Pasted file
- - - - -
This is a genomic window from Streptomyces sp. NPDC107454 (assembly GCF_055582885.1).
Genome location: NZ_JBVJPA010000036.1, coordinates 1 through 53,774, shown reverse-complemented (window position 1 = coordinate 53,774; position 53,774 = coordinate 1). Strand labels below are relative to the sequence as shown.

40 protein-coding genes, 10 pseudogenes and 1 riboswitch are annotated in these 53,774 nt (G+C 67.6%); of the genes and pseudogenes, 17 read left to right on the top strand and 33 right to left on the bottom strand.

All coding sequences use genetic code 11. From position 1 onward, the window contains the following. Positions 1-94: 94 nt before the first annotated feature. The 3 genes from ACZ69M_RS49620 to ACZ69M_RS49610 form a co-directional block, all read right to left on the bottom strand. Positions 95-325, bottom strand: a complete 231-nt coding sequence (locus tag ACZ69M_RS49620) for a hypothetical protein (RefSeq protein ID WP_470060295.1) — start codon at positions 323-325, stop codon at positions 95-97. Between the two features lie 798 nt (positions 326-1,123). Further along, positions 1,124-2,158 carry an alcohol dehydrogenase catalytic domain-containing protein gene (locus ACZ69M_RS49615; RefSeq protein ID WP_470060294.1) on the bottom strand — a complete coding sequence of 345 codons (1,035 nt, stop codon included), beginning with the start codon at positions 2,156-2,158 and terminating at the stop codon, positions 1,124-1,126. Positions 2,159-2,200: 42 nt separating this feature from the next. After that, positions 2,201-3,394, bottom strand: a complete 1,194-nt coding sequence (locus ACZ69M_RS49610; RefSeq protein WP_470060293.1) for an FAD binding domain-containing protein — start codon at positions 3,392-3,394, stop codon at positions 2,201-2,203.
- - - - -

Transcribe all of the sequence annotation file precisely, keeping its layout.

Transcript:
This is a genomic window from Streptomyces sp. NPDC107454 (assembly GCF_055582885.1).
Genome location: NZ_JBVJPA010000036.1, coordinates 1 through 53,774, shown reverse-complemented (window position 1 = coordinate 53,774; position 53,774 = coordinate 1). Strand labels below are relative to the sequence as shown.

40 protein-coding genes, 10 pseudogenes and 1 riboswitch are annotated in these 53,774 nt (G+C 67.6%); of the genes and pseudogenes, 17 read left to right on the top strand and 33 right to left on the bottom strand.

All coding sequences use genetic code 11. From position 1 onward, the window contains the following. Positions 1-94: 94 nt before the first annotated feature. The 3 genes from ACZ69M_RS49620 to ACZ69M_RS49610 form a co-directional block, all read right to left on the bottom strand. Positions 95-325, bottom strand: a complete 231-nt coding sequence (locus tag ACZ69M_RS49620) for a hypothetical protein (RefSeq protein ID WP_470060295.1) — start codon at positions 323-325, stop codon at positions 95-97. Between the two features lie 798 nt (positions 326-1,123). Further along, positions 1,124-2,158 carry an alcohol dehydrogenase catalytic domain-containing protein gene (locus ACZ69M_RS49615; RefSeq protein ID WP_470060294.1) on the bottom strand — a complete coding sequence of 345 codons (1,035 nt, stop codon included), beginning with the start codon at positions 2,156-2,158 and terminating at the stop codon, positions 1,124-1,126. Positions 2,159-2,200: 42 nt separating this feature from the next. After that, positions 2,201-3,394, bottom strand: a complete 1,194-nt coding sequence (locus ACZ69M_RS49610; RefSeq protein WP_470060293.1) for an FAD binding domain-containing protein — start codon at positions 3,392-3,394, stop codon at positions 2,201-2,203.